You have no items in your shopping cart.
- Retreats / Programmes / Events
Luckily for us on world chocolate day cocoa is riding high in the functional food stakes. ‘Functional’ means simply that a food that is particularly dense in nutrients, either naturally or by processing, thus lessening the need for supplements. So, not only can chocolate be a justifiable part of your diet, you are making life simpler to boot. What is not to like?
The story of chocolate started long ago, with the native people of South America. Ancient Aztec kings would drink up to 10 cups of cocoa-water a day, hoping it would lead to virility and immortality. Whilst chocolate is sadly unable to perform such miracles a discovery on the San Blas Islands off the coast of Panama, made researchers sit up and take note.
Only 49 of the 378 islands are inhabited by the fiercely independent Kuna Indians who maintain language, customs and culture, including a simple diet; in other words, ripe for comparative study. According to a study published in the American Journal of Nutrition, “obesity, diabetes, and hypertension are relatively rare among Kuna Indians, a population of Amerinds living in the San Blas Island chain off the cost of Panama, who are known to ingest large amounts of cocoa.”
However, you only need to do a web search on the islands to realize that they are, in my mind at least, a veritable paradise on earth so perhaps that has something to do with the strong constitution of the Islanders too!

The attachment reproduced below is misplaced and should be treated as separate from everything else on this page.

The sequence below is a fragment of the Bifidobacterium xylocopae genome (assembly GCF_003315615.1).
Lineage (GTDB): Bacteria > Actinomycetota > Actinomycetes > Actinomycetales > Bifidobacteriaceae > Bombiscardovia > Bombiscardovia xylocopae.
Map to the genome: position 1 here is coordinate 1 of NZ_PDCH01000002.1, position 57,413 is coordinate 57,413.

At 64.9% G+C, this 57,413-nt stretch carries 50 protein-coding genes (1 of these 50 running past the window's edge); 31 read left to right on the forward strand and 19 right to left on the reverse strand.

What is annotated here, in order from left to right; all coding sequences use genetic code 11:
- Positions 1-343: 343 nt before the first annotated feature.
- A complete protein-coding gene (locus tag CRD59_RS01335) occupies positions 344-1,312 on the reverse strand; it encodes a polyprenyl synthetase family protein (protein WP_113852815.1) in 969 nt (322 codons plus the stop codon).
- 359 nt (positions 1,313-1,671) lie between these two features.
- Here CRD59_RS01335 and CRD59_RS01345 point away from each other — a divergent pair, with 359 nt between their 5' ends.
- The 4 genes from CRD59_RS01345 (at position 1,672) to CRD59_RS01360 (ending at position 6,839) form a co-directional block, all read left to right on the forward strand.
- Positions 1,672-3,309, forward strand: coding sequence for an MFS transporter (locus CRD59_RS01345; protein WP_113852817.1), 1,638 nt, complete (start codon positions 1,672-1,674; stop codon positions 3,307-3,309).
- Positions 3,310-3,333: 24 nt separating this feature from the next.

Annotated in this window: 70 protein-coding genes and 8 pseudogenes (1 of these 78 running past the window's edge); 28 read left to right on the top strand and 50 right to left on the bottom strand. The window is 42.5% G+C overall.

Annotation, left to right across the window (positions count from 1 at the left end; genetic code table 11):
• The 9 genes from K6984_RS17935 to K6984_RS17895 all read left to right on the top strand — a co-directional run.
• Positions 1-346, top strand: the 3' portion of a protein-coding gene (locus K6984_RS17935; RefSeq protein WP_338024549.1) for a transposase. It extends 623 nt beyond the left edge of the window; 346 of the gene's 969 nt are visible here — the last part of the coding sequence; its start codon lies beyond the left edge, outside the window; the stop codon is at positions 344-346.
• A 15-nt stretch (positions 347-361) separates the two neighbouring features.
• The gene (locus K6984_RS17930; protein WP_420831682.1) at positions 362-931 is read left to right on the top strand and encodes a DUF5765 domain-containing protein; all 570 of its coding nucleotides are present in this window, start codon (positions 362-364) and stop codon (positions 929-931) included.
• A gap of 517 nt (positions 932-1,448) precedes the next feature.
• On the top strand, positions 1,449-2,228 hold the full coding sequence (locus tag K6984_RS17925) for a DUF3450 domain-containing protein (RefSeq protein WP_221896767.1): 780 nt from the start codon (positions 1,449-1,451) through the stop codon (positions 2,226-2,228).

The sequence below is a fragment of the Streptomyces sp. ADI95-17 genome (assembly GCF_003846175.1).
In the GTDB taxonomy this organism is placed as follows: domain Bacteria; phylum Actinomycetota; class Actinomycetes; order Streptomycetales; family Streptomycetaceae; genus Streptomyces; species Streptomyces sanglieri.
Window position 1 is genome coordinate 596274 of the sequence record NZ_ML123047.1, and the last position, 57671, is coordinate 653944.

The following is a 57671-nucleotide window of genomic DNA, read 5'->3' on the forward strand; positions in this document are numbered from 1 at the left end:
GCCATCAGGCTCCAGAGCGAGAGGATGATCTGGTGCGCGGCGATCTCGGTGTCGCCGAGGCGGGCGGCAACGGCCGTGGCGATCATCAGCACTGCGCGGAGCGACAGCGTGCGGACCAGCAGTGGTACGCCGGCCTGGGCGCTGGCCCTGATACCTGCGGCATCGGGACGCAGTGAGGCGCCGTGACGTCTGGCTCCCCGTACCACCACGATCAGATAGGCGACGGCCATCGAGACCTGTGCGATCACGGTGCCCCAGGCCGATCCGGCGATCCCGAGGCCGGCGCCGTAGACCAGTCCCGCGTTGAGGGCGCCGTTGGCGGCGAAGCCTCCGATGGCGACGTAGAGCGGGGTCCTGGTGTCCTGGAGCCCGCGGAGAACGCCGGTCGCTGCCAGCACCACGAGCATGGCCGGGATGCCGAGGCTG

For those of us stuck in less inspiring climes, chocolate can be the ultimate perk me up. Cocoa rich chocolate also has the ability to reduce blood pressure, since it contains nitric oxide, and may help with internal hormonal balance. The darker the chocolate the higher the benefit. Indeed, white chocolate (which contains no cocoa so really shouldn’t be called chocolate at all!) was shown in similar studies to have no positive effect on blood pressure or insulin sensitivity.
Dark chocolate’s primary benefit comes from flavonoids, a type of substance that falls under the umbrella of antioxidants. Blueberries (and other dark berries) are widely publicized for their anti-oxidant properties yet according to the US department of Agriculture, dark chocolate has 12 times the ORAC (Oxygen Radical Absorbance Capacity) value of blueberries.
Given that many of the diseases we suffer from can be caused or aggravated by oxidant damage to our cells, it is becoming clear that those Aztec kings might well have been on to something. At the very least, swapping the expense of anti-ageing creams for a little dark chocolate would be a welcome exchange in most household budgets.
Before you go and hoover up the leftovers of a box of chocolate a word of caution. Whilst the nutrient of cocoa is high, so is the calorie content.
It takes a lot of chocolate to have a big effect, and chocolate is a calorie dense food. Studies have used about three and a half ounces of dark chocolate each day to determine its benefits. That translates into about four hundred calories.
So, even though the fat in good quality chocolate does not increase the bad HDL cholesterol the calorie content of chocolate means weight gain is almost a guarantee if you eat too much. Put it this way, if you were to attempt to justify a bar of chocolate a day for its health potential you’d soon find that an extra four hundred calories per day could result in a gain of almost a pound a week!
It all comes down to priorities; if you love your chocolate you need to sacrifice elsewhere. Increase your activity level, hit the gym or drop starchy carbs from dinnertime and you can indulge in the food of kings. You know what ladies; I think it might just be worth it!
Now may I tempt you to make this healthy chocolate torte?
Mini Chocolate Torte